Tamworth Castle is set to finally unveil a new state-of-the-art gallery celebrating the town’s Anglo-Saxon history – including a forgotten warrior queen
The final touches are now almost complete on the Anglo-Saxon, interactive tribute, including the creation of a mead hall, an immersive combat film experience and a unique touch-table strategy game.
Originally expected to open in summer last year, plans were hit by lockdowns and restrictions, but despite the challenges the top floor of the castle has been transformed to create the £768,000 Battle and Tribute exhibition.
The gallery is set to be officially opened to visitors once COVID-19 restrictions allow.
Once the ancient seat of Mercian Kings, Tamworth Castle’s story will be brought to life like never before as part of Battle and Tribute, offering visitors an interactive and family friendly way of exploring the town’s rich heritage.
It will display even more pieces of the Staffordshire Hoard – the largest collection of Anglo-Saxon gold and silver metalwork yet found – alongside other artefacts.
Part of the gallery will be dedicated to a largely forgotten heroine of history, Aethelflaed, daughter of Alfred the Great, who might nevertheless be well-known by a dedicated group of viewers hooked on the hit Netflix series The Last Kingdom.
This warrior queen – also known as the Lady of the Mercians – may not be a household name, but she leaves a legacy as one of the most powerful figures of her time whose successful rule is said to have been key to the founding of England.
The life and times of the fictional queen have been given a new lease of life thanks to the success of the Netflix series, based on The Saxon Stories series of books by Bernard Cornwell.
But it is the real life Aethelflaed who will be among the stars of the new gallery at the castle, where Aethelflaed (pronounced Eth-al-fled) ruled the Kingdom of Mercia and where she died in June 918.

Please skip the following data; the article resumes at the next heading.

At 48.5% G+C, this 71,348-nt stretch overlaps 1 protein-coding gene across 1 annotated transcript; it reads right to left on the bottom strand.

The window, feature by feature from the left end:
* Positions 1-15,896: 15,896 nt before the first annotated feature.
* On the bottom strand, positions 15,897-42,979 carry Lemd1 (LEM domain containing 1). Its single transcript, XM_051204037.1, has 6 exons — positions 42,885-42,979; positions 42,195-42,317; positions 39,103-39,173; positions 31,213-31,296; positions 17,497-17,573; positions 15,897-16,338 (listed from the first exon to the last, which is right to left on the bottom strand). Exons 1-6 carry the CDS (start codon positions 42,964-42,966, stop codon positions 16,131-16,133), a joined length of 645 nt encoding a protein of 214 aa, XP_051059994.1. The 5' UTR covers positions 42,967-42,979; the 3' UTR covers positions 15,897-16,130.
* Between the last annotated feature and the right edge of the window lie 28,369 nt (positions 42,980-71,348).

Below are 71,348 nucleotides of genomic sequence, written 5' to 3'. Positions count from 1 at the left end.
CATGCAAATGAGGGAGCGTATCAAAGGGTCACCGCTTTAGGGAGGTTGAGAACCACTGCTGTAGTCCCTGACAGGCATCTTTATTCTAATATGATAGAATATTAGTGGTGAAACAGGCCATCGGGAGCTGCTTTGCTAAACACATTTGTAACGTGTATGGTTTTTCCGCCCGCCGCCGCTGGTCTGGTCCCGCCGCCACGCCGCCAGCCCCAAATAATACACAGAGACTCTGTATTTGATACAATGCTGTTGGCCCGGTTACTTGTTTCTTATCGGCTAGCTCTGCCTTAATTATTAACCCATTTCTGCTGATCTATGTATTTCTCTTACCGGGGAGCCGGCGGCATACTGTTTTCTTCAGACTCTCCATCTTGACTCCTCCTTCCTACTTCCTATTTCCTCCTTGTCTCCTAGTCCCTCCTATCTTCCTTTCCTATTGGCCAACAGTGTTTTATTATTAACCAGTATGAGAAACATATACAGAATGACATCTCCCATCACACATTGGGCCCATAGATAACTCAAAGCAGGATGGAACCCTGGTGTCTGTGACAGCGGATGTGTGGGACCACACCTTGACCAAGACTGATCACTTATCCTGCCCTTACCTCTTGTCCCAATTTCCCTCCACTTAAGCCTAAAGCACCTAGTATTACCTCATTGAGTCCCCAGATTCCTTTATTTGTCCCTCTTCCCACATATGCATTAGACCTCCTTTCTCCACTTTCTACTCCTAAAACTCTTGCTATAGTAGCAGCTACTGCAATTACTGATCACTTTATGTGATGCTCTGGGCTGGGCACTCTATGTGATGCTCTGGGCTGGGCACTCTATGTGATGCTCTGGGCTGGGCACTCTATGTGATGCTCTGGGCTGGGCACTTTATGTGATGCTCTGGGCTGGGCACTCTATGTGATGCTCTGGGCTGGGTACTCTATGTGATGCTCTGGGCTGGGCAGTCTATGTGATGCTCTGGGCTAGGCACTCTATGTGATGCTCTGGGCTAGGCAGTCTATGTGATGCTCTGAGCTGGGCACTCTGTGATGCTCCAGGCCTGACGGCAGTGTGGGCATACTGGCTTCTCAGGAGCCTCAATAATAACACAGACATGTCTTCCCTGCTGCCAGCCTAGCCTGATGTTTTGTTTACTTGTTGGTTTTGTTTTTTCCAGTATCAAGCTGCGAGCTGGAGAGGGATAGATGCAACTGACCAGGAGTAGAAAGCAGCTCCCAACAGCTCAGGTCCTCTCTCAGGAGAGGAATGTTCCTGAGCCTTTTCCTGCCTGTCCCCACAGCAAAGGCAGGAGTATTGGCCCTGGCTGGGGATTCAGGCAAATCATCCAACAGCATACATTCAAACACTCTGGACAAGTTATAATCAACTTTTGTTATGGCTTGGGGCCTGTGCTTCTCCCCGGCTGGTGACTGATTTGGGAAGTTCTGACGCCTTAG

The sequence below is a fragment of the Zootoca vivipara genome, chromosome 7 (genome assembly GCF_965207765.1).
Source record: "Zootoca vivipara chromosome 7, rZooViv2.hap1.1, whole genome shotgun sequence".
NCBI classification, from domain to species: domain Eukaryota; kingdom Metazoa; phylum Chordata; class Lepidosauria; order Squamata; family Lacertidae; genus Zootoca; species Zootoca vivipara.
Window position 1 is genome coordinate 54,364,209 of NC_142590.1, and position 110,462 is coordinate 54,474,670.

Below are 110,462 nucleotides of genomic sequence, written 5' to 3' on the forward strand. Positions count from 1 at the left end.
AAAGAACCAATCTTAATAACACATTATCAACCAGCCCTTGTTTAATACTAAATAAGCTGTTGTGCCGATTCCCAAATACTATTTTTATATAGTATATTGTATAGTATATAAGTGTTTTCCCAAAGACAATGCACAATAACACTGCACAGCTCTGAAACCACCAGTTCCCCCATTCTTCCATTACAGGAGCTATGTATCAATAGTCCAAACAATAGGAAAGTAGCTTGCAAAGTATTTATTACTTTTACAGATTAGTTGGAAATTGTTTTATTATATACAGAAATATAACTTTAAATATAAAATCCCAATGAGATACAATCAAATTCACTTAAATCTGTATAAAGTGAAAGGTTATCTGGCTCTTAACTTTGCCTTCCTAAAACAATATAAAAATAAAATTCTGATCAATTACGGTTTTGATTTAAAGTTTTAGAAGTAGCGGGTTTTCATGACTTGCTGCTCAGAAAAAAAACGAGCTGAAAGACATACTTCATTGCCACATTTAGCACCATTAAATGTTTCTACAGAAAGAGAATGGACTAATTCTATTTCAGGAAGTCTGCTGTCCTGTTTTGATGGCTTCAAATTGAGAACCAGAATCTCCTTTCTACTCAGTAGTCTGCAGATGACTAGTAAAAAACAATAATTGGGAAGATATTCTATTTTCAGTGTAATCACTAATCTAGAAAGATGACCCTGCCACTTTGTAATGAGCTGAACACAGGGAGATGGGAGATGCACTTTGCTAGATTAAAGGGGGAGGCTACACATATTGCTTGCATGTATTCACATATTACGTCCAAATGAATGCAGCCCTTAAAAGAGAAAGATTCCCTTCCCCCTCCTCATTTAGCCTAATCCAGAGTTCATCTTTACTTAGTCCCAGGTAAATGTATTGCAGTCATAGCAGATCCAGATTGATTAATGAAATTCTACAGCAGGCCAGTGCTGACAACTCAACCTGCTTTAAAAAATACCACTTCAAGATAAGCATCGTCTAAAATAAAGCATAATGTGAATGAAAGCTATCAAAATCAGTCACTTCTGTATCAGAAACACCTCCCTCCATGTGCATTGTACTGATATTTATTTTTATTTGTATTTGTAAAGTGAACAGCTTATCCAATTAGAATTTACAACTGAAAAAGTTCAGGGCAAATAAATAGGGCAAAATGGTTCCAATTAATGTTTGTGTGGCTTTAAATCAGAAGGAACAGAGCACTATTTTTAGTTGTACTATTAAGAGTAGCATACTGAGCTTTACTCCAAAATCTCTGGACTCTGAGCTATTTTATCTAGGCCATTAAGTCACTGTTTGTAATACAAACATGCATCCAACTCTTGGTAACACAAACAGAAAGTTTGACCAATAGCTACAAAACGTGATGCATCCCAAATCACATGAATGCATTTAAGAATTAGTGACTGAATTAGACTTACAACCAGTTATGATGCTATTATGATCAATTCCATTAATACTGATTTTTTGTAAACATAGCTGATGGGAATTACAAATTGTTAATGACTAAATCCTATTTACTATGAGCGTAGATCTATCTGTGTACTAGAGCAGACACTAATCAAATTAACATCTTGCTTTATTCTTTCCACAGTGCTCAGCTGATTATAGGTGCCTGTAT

The Battle and Tribute Gallery – supported by a Heritage Lottery Fund grant – will feature hands-on interactive exhibits and cutting-edge audio-visual technology.
Among the highlights will be the mead hall, complete with fire and gift stool – where the king would have sat when giving out gifts of loyalty to his warriors – and a large ‘snakes and ladders’ interactive activity for families to play. Visitors will climb a ladder or slide down a snake, depending on whether they win or lose in battle – and may even be granted marriage to a Saxon princess.
And after a series of community shield-making workshops, there are now more than 400 hand-painted shields ready to display as part of a Shield Wall when the new exhibition opens, creating a dramatic display around the perimeter of the castle.
Meanwhile, another major project at the castle is set to shed new light on the historic building. A new external lighting scheme, designed to showcase the attraction and raise its profile on a regional and national stage, will see the existing lights replaced with a more modern, versatile and energy efficient solution, which will make the most of the castle’s stunning architectural features.
The new lighting – set to illuminate the castle to dramatic effect, as well as offer the potential for themed, animated lighting – is expected to be installed in time for the launch of the Battle and Tribute Gallery later this year.
For the latest updates on the gallery opening visit www.tamworthcastle.co.uk